Daily Journaling

I have been journaling daily since January, but I have started a journal that is open to the public. I will be logging my daily thoughts, feelings, struggles, triumphs, and of course, food! You can either click “Jess’s Journal” in the menu bar up above or you can just click here.

If you don’t already journal during your weight loss journey, I highly recommend it. Especially a journal that you can make public, since that way you’ll develop a community group of commentators and you guys can keep each other motivated and accountable. Or you can make it completely private, it’s entirely up to you. I find that journaling daily centers me and keeps me focused on my goal regularly.

Have a fab day, butter lovers.

Buttery Update 03/10/17

Hey there butter lovers! Just a quick note to let you know the plan is working, life is just busy right now. I have lost 52.4 pounds in the last year (25.4 of it since January 1st of this year) so things are going swimmingly. Have a great weekend!

My One-Year Ketoversary


Today is my one-year anniversary of eating a low-carb, high-fat diet. I have lost 50 pounds since February 26, 2016, and let me tell you a secret: I wasn’t even very good at it for the majority of 2016.

When I first learned about LCHF, my mind was completely blown. Butter and bacon are good? Bread and pasta are bad? What fresh hell is this? But at 312 pounds, and after many diets failed me, I was willing to try anything. I had heard of low-carb before: didn’t that Atkins guy die of a heart attack? (He didn’t.) Wasn’t that diet a crazy, dangerous fad? But after reading into LCHF a little more, I felt a glimmer of hope begin to stir within me. The website where I learned about this way of eating wasn’t even trying to sell me anything. It just said, “Eat real food.” I had been eating my Standard American Diet (SAD) for so long that I actually had to read about what “real food” really was, because I honestly didn’t know exactly what it meant.

I decided that I would try LCHF on February 21st, and I spent the next 5 days getting rid of all of the carbage in my house. I promised myself that I would start on Friday, February 26th, and that’s exactly what I did. The first week, I lost 13 pounds. Water weight, yes, but every diet will come with an initial surge of water weight loss. But I was in heaven: I was full, for the very first time in my life, and I wasn’t thinking about food constantly. It was like a miracle. I couldn’t remember the last time I went a day without eating 3 meals and 3 snacks to boot. But with LCHF, I found myself satisfied with breakfast, lunch, and dinner, and not thinking about food- at all- in between.

It took me a couple of weeks to catch on to the fact that I was struggling with artificial sweeteners. Not only did they make me hungry, but my weight loss stopped (or I would gain) when I ate them. All of the pretty little fat bombs and low-carb desserts I had been making got cut. My weight loss resumed.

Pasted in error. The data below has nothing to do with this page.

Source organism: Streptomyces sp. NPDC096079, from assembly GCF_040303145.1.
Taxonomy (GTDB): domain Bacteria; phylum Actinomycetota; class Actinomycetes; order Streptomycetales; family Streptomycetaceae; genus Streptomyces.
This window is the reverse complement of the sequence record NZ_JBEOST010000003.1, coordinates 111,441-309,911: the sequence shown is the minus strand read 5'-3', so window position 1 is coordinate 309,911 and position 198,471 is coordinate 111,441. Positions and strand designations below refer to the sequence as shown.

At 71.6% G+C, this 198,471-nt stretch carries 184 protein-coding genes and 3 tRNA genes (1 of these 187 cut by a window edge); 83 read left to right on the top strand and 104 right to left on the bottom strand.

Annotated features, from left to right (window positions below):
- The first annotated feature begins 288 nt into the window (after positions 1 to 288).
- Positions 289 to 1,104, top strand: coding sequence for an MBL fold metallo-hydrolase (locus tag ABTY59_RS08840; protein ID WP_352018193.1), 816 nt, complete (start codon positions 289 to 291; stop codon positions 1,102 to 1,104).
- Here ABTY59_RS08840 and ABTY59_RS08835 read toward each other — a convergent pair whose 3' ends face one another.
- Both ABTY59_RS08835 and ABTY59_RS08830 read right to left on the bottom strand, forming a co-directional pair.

In the first 5 weeks, I noticed a lot of changes in my body:

  • I had lost 20 pounds and I had already gone down one pant size and one shirt size.
  • My skin was clearer. My body acne had completely cleared and my facial acne was, for the most part, gone.
  • I was sleeping all the way through the night, which was a godsend. I used to have a lot of trouble falling asleep, and then I would wake up every morning between 4:00 and 4:30 AM. Before LCHF, I used to have to eat an early breakfast for the energy to make it through the morning, but wouldn’t you know it, that donut wasn’t very filling. I would need a mid-morning snack (and maybe another) before lunch, just to keep going.
  • My back pain was gone. I had had minor back pain for a couple of years, and it was now completely gone after just over a month of LCHF eating.
  • I had tons of energy. Minor chores used to completely wipe me out. A day full of errands? Fuhgettaboutit. But in my first week of LCHF eating I was bouncing off the walls with energy, and even though my initial energy spike tapered off, I still had lots of energy throughout each day, to the point where making dinner from scratch every night was no problem, even on weeknights.
  • My mood was significantly more even. I realized somewhere around Week 3 that I never got “hangry” anymore. I had a lot more patience and I didn’t snap at people when I was hungry. That had been a part of my life for so long that I thought that it was normal. Turns out it wasn’t.
  • I didn’t get “the shakes” when I was hungry anymore. I can recall a couple of specific instances back was I was eating SAD where I went for long enough without eating to the point where I would begin to shake, feel light-headed, and I would feel nauseous. I had to eat right away or I was convinced I was going to die- I felt that bad. And keep in mind, I wasn’t skipping breakfast or going a whole day without eating- this was like 6 hours without eating. Looking back on it, I can’t believe I didn’t realize that something was seriously wrong with me at that time.

So I had all of these great benefits eating LCHF, but you recall that I mentioned that I wasn’t very good at sticking to this way of eating for most of 2016, right? That’s because of a few things: